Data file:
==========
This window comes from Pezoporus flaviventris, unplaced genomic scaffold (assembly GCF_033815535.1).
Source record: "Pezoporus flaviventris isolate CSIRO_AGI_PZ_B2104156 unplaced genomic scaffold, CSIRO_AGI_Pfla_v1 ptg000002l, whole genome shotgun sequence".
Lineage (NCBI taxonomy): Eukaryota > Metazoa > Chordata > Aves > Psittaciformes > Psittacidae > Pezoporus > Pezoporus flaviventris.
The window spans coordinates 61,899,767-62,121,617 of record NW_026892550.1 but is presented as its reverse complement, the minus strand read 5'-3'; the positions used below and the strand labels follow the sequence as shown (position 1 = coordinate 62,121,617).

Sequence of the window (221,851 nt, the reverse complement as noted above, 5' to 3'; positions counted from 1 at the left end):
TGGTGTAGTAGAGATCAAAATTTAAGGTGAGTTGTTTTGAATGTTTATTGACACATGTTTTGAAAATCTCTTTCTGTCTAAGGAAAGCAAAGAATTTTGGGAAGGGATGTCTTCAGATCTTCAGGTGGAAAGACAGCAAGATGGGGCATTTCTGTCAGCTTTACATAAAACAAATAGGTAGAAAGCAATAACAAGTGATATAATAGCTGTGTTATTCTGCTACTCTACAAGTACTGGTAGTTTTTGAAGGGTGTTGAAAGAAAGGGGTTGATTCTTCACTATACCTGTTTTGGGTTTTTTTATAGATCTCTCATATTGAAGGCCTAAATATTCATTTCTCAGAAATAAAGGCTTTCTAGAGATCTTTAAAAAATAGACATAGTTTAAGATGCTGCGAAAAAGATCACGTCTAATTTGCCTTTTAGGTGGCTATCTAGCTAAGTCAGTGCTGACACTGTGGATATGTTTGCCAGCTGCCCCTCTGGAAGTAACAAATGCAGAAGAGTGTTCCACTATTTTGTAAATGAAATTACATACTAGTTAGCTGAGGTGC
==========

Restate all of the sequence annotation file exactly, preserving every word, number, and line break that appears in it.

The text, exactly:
This window comes from Pezoporus flaviventris, unplaced genomic scaffold (assembly GCF_033815535.1).
Source record: "Pezoporus flaviventris isolate CSIRO_AGI_PZ_B2104156 unplaced genomic scaffold, CSIRO_AGI_Pfla_v1 ptg000002l, whole genome shotgun sequence".
Lineage (NCBI taxonomy): Eukaryota > Metazoa > Chordata > Aves > Psittaciformes > Psittacidae > Pezoporus > Pezoporus flaviventris.
The window spans coordinates 61,899,767-62,121,617 of record NW_026892550.1 but is presented as its reverse complement, the minus strand read 5'-3'; the positions used below and the strand labels follow the sequence as shown (position 1 = coordinate 62,121,617).

Sequence of the window (221,851 nt, the reverse complement as noted above, 5' to 3'; positions counted from 1 at the left end):
TGGTGTAGTAGAGATCAAAATTTAAGGTGAGTTGTTTTGAATGTTTATTGACACATGTTTTGAAAATCTCTTTCTGTCTAAGGAAAGCAAAGAATTTTGGGAAGGGATGTCTTCAGATCTTCAGGTGGAAAGACAGCAAGATGGGGCATTTCTGTCAGCTTTACATAAAACAAATAGGTAGAAAGCAATAACAAGTGATATAATAGCTGTGTTATTCTGCTACTCTACAAGTACTGGTAGTTTTTGAAGGGTGTTGAAAGAAAGGGGTTGATTCTTCACTATACCTGTTTTGGGTTTTTTTATAGATCTCTCATATTGAAGGCCTAAATATTCATTTCTCAGAAATAAAGGCTTTCTAGAGATCTTTAAAAAATAGACATAGTTTAAGATGCTGCGAAAAAGATCACGTCTAATTTGCCTTTTAGGTGGCTATCTAGCTAAGTCAGTGCTGACACTGTGGATATGTTTGCCAGCTGCCCCTCTGGAAGTAACAAATGCAGAAGAGTGTTCCACTATTTTGTAAATGAAATTACATACTAGTTAGCTGAGGTGC